Saying No to Diet Culture

Hi Everyone,

This week I’m talking all about diet culture. What is diet culture? It’s essentially a society and mindset that is centered on weight and size (over your actual health). Is this healthy? No. Is it super common right now? Unfortunately yes.

Society has a gravitation towards “thin” bodies because it’s what we see most in media and on magazine covers. Whenever you see notifications in your email inbox or advertisements for the latest skinny tea or magical vitamin, chances are the words “weight loss” will be in there somewhere to reel you in. How to get a bikini body, how to drop the pounds… these headlines are so common and are associated with “getting healthy.” While there is a lot of progress happening to expand the definition of beauty and less emphasis on the “ideal” body that truly does not exist, so many people worldwide are still get discouraged from the effects of diet culture.

Diet culture essentially ignores science and body diversity. Body-types exist for a reason! Genetics play a major role in how your body responds to nutrition and fitness, as well as different types of fitness. Weight loss has become more marketable than promoting how to maintain authentic emotional and physical health, and positive relationships with food.

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Why do you need a positive relationship with food? Because you don’t want to spend your life seeing food as calories. In fact, I wouldn’t recommend calorie counting to anyone, unless istructed by a doctor for health reasons. Seeing food as solely negative or positive for weight loss is not only restricting, but it creates stress and anxiety if you “slip up.”

My motto for food: if you do indulge in something that is low in nutrients, has higher saturated fat than you would like to admit, or is full of empty calories, indulge in moderation. For instance, I probably haven’t had soda in a month, but I had a root beer today while I worked on my website and it was glorious (shoutout to Trader Joe’s for making a more natural formula). I had zero guilt.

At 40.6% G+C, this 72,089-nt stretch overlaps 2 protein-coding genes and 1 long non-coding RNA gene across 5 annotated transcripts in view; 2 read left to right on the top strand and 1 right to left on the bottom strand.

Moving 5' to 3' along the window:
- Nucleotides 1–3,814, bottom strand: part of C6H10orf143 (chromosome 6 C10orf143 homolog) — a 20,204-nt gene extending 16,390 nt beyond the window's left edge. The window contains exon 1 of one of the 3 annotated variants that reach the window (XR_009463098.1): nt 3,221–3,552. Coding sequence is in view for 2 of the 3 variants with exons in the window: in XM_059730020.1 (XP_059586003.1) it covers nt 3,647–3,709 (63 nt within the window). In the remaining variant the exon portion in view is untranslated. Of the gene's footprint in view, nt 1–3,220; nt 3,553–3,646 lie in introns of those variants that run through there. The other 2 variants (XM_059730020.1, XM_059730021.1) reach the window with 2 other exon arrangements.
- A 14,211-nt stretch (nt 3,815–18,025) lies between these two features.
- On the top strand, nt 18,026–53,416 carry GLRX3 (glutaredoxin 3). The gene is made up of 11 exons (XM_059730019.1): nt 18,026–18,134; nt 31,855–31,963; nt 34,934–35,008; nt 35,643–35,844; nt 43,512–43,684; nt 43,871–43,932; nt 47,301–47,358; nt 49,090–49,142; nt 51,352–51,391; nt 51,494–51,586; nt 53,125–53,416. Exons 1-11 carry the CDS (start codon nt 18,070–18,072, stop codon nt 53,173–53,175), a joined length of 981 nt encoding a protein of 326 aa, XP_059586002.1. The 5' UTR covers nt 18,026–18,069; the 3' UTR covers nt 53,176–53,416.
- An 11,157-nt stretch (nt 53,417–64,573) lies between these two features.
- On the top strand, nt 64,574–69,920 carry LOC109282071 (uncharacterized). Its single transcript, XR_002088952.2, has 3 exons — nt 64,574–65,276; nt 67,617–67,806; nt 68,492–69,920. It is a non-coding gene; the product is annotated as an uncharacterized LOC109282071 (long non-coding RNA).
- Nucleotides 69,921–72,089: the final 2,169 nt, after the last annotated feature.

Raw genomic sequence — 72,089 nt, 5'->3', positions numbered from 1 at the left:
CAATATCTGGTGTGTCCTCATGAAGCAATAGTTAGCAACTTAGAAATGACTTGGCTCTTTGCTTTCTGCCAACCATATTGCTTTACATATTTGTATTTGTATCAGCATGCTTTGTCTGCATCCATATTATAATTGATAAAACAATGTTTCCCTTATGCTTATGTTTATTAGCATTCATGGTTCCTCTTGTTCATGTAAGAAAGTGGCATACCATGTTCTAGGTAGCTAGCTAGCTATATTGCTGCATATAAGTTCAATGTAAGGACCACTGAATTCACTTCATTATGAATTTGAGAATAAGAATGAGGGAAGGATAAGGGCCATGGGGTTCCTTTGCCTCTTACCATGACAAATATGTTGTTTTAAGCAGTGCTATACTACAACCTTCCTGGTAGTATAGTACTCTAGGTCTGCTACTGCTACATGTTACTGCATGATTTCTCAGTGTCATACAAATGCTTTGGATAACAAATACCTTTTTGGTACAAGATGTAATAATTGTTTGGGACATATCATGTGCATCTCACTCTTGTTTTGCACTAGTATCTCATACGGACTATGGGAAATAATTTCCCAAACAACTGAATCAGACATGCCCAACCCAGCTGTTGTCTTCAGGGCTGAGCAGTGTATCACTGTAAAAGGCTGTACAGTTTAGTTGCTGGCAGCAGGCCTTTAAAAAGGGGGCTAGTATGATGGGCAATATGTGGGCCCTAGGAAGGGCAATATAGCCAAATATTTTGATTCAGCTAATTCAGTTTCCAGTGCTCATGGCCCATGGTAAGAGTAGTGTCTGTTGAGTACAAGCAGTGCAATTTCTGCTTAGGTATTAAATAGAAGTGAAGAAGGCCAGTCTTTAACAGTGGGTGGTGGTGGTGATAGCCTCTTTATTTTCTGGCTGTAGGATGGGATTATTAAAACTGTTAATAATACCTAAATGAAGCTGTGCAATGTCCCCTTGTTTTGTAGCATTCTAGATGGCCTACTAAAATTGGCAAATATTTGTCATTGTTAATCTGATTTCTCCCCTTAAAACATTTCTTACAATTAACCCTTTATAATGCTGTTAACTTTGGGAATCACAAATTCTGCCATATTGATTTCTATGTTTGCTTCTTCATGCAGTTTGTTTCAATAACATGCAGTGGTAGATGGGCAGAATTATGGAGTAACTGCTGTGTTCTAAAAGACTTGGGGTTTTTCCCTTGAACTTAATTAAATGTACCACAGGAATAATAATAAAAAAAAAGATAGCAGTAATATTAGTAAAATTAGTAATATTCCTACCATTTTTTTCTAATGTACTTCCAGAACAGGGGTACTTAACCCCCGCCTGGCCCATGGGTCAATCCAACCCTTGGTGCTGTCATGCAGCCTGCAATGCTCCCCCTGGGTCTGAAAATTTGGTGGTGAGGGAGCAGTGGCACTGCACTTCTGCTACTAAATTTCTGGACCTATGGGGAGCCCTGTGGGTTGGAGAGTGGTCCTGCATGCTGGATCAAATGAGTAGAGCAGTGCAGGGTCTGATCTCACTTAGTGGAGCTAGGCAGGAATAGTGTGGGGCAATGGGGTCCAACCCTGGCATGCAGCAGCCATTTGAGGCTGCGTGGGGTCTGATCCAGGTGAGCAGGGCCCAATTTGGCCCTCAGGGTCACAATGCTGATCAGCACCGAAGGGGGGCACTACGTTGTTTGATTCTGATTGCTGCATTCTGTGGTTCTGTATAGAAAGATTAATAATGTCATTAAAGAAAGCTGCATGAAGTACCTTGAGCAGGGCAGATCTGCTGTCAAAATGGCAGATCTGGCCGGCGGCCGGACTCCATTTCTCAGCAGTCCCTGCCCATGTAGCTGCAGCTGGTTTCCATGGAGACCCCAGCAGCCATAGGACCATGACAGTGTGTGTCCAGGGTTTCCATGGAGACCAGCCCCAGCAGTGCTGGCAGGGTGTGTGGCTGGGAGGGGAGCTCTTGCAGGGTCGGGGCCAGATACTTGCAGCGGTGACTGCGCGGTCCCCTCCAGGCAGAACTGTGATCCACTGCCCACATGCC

While we’re on the topic of guilt, stop referring to food as “guilty pleasures.” Even if it’s a joke between you and your friends, it could be effecting your relationship with food at a deeper level than you think. Peep me eating a cupcake below for my brother’s birthday. A cupcake, yes. It was piña colada flavored. 

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Diet companies are advertising weight loss in the form of trends, making them more attractive by categorizing them by season or attempting to customize them to you by pulling at your emotional insecurities with body image. The tricky thing is, we’ve become so used to it as consumers that it seems normal. And people feel bad if their bodies don’t meet the margins.

To be clear, I don’t read the magazines or look at celebrities diets they swear by to maintain their figures. I listen to my own body. This is crucial. If one take-away from this post resonates, I would hope that would be it. Focus on what works for you, learn what your body likes and dislikes. I can guarantee that piggy-backing on what works for someone else will frustrate you anyway. If this sounds opposing from what companies and sponsored instagram advertisements have been trying to sell you… good. That’s music to my ears.